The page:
The financial services Royal Commission has suggested APRA's proposed new powers could be used to address stalled super fund mergers.
The Parliament is currently waiting to pass a number of changes to the Superannuation Industry (Supervision) Act (SIS Act), including giving APRA a power to issue directions to RSE licensees.
"It may be that, in particular circumstances, addressing a stalled merger would be an appropriate use of such a power," Commissioner Kenneth Hayne said in his final report.
The SIS Act asks that trustees of any responsible entity that offers a MySuper product must conduct an annual scale assessment to decide if its members would benefit from merging their fund with a bigger one with more assets and members.
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The Royal Commission's public hearings examined two case studies about super fund merger proposals. In both cases, the merger discussions were derailed by who would get a seat on the table at the new merged fund's board.
Energy Super and Equip Super's boards agreed a merger was in best interest of their members. A KPMG report even put a number on this, saying the members of the combined fund could save more than $20 million. However, talks fell over about who would be appointed in board seats.
Similarly, Catholic Super and the Australian Catholic Superannuation and Retirement Fund's $18 billion merger failed because the funds couldn't agree on who would be appointed as the first chair of the merged board.
"This conduct of Energy Super and CSF suggests that the trustees may have lost sight of their fundamental obligation to act in the best interests of members. In doing so, their conduct fell below community standards and expectations," Hayne noted in the final report's case studies.
The Commissioner stopped short of commenting on the board composition at industry funds but made it clear that nominated board positions could interfere with the trustee's duties.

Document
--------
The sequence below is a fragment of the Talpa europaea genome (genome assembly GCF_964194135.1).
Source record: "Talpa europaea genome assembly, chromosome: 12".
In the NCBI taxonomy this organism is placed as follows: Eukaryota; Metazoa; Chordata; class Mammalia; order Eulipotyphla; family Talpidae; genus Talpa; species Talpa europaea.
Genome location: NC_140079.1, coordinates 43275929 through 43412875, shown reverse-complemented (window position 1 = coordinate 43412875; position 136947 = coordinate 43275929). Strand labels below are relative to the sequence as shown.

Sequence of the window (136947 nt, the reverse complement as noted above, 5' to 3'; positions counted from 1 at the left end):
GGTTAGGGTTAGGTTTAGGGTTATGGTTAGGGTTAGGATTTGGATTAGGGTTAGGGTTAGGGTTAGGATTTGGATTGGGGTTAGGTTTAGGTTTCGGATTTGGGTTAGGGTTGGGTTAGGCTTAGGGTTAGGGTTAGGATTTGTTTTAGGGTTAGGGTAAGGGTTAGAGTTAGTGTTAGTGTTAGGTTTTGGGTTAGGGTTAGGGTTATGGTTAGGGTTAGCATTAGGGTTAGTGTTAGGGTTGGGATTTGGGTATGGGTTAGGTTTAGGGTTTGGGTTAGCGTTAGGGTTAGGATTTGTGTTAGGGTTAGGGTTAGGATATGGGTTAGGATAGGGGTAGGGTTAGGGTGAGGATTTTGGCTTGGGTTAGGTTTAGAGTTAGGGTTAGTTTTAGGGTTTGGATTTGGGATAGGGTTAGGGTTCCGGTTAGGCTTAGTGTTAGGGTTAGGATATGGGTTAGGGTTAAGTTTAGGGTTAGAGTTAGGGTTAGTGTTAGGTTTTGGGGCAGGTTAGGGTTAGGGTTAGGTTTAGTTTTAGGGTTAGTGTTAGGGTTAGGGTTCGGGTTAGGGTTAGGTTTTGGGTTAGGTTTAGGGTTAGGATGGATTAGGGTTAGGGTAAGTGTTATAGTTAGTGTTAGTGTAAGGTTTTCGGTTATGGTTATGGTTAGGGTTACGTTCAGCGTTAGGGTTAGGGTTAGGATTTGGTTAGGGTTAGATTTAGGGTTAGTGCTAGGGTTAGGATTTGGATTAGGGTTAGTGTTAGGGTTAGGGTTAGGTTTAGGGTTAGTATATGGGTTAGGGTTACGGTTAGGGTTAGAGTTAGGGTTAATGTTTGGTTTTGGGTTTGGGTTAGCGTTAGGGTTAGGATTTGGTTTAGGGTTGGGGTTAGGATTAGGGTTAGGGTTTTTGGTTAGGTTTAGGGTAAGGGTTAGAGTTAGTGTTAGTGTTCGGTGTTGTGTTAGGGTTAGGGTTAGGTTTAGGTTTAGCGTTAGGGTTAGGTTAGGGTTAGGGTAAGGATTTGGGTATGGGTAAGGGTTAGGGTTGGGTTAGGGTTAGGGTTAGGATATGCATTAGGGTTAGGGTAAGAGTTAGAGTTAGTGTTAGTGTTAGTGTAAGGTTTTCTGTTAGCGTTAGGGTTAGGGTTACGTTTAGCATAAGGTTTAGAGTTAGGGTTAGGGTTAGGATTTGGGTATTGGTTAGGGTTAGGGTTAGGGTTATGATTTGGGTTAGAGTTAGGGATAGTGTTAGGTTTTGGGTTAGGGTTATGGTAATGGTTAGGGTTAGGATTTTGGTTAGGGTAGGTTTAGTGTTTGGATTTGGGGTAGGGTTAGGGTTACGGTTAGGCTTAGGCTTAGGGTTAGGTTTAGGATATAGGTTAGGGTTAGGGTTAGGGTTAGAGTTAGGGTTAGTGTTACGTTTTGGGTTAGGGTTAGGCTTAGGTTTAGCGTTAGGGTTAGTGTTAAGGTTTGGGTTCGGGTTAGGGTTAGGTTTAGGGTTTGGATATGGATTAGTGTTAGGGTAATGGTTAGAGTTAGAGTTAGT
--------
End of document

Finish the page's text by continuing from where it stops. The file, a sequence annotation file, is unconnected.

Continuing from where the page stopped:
"...it is possible that in the circumstances of a particular proposed merger, a shareholder or nominating organisation could interfere despite the best efforts of the trustee (such as by refusing some consent required under the trustee's constitution)," the report said.
"It is to be hoped that such extreme situations will be rare. Should such a situation occur, it would be for the trustee to take the necessary steps to ensure that its shareholders did not cause it, the trustee, to be in breach of its obligations."
Hayne said the determining question in mergers must be what is in the best interests of members.
"The determining question cannot be whether one or more of those who are directors before the merger will have a place on the new board," he said.
"The moment the argument is framed in terms of 'control' [over board seats] it must be apparent that the interests of the controller are being considered above the interests of the members. And that is not consistent with the duties of the directors of the funds that are contemplating a merger. It is to fail to give priority to the interests of members over all other interests," he said.
In separate recommendations, Hayne asked for the banking executives accountability regime (BEAR) to be extended to super funds and insurance.
Under it, superfunds would have to nominate an accountable person to the regulators.
"It would be prudent to enable both ASIC and APRA to seek disqualification of accountable persons if they are satisfied that an accountable person has breached his or her accountability obligations, although I would expect that the power would ordinarily be exercised by APRA," he said.